The U.S. is leading a push to protect a type of red coral that grows deep in the world's oceans and seas, putting it at odds with Italian fishermen who have harvested the species for generations to make artwork and jewelry.

Under the U.S. proposal up for debate at the Convention on International Trade in Endangered Species meeting in The Hague, trade in several species of red coral, or corallium, would be regulated for the first time to ensure harvesting and global sales do not threaten their survival.

The proposal is expected to come up for a vote next week, worrying the fishermen and craftsmen of Torre del Greco, who harvest the coral for their livelihood in the town in the shadow of Mount Vesuvius.

"We started 800 years ago and we want to continue," said Ciro Condito of Assocoral, a lobbying group representing the craftsmen in the Mediterranean town. "We are not an industry; this is our tradition, our culture. Coral is our life."

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The U.S. is the world's biggest market for corallium products, importing more than 26 million pieces from 2001 to 2006, according to the Washington-based environmental group SeaWeb.

The value of corallium is boosted by the fact it is difficult to gather because it grows as deep as 3,280 feet. It is also rare because it grows so slowly — in some cases, just 0.06 inches or less per year — and takes up to seven years to reach maturity, with low reproduction rates.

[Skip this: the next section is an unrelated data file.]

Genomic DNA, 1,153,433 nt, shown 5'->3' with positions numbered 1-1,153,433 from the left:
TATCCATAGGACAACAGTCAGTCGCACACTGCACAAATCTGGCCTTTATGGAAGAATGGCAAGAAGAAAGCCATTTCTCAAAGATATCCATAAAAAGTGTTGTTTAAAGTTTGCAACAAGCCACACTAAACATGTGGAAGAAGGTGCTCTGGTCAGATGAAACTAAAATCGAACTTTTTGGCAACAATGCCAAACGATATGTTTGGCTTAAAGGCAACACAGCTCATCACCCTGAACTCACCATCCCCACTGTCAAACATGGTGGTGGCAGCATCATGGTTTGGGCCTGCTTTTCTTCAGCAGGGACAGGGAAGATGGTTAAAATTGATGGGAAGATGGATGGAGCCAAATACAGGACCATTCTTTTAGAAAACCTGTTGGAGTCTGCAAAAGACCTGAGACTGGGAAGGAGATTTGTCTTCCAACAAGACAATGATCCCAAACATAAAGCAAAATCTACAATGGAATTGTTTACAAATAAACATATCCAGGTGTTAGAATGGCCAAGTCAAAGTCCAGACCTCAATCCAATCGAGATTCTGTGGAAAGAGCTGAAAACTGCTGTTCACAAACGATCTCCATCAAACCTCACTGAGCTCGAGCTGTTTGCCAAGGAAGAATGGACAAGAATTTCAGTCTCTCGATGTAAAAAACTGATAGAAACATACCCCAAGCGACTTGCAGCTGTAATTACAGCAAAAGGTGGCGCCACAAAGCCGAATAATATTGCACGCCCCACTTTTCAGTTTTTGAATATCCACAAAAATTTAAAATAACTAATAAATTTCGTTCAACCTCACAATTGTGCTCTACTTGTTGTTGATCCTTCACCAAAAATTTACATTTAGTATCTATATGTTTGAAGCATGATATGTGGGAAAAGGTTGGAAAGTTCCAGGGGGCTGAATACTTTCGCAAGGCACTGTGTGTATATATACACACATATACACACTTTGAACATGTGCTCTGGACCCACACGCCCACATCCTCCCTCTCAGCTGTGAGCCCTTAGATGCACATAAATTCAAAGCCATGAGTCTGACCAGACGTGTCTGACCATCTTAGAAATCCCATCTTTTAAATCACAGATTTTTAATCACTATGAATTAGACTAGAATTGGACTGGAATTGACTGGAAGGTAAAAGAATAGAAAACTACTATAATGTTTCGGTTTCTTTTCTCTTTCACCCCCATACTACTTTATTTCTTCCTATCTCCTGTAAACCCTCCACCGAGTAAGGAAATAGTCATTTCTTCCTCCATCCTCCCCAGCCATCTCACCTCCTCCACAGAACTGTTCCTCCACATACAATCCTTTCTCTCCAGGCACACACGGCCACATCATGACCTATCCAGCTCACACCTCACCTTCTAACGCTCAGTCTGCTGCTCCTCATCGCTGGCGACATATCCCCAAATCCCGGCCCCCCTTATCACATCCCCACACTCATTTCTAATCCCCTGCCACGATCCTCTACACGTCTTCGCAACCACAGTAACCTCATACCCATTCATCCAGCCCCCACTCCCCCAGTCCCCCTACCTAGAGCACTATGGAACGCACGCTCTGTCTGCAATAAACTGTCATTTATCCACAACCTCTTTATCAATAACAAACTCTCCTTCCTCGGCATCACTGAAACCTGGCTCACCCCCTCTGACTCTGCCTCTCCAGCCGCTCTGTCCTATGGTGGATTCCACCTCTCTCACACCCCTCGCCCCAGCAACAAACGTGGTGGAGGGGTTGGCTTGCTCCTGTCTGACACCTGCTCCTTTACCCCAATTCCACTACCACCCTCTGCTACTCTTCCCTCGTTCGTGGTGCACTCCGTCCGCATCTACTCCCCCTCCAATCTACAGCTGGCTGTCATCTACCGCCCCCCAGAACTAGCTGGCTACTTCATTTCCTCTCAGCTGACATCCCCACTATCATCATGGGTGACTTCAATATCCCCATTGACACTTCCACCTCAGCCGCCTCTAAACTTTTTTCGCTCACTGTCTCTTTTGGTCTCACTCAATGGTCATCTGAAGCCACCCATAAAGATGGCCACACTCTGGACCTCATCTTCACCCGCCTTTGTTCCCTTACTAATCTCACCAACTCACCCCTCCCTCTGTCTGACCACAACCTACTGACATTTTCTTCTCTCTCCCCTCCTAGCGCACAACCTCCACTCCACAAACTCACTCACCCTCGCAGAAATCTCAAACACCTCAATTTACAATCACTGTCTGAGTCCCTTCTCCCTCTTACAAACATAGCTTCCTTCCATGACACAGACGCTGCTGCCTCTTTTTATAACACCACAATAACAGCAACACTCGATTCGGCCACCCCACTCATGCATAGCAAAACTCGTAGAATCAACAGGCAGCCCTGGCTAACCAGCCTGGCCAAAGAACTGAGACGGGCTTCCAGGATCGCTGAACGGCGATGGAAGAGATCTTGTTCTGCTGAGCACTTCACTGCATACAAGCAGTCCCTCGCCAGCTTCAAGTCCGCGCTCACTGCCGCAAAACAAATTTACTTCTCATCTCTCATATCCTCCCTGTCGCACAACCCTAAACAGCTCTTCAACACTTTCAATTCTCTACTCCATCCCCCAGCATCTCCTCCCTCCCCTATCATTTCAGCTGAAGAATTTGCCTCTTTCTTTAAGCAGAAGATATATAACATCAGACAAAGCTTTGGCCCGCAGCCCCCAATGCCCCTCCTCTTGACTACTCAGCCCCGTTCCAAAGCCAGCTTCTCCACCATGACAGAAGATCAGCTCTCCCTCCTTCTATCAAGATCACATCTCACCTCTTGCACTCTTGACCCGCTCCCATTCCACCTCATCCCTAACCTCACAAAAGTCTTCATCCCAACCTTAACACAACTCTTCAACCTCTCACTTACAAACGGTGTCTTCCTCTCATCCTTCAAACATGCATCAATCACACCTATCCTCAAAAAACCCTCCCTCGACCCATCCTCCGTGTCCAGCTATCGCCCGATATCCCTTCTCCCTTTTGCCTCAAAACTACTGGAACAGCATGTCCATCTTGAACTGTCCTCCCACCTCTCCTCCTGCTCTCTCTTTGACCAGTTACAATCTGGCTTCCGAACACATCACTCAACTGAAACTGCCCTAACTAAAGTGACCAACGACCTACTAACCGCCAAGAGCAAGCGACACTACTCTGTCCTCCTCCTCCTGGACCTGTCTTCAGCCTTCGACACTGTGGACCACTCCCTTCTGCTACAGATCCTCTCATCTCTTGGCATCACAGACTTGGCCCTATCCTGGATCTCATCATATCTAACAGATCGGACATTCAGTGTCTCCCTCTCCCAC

Raw coral can sell for about $400 per pound at auction, and artworks or pieces of jewelry can cost anywhere from $20 to $20,000, depending on the size and quality.

One place corallium jewelry is no longer sold is Tiffany and Co.

"Until we are convinced that coral harvesting is sustainable and does not threaten marine ecosystems, we believe this cautionary principle should continue to apply," the company says on its Web site.

In some parts of the world, corallium is still harvested using trawl nets dragged along the seabed — a practice that devastates the coral and threatens other marine wildlife that use coral colonies as a place to feed, mate and escape predators.

"It is like clear-cutting a forest — it pulls everything up, there's a lot of loss and you remove the large colonies, the small colonies and cause a lot of damage to the habitat," said Andy Bruckner of the U.S. National Oceanic and Atmospheric Administration.

In the Mediterranean, trawl fishing has been replaced by scuba-diving harvesters and some countries have imposed quotas and minimum size limits. But the coral is still struggling.

"We're afraid that if things continue the way they are it could lead to species being depleted from large areas," Bruckner said.

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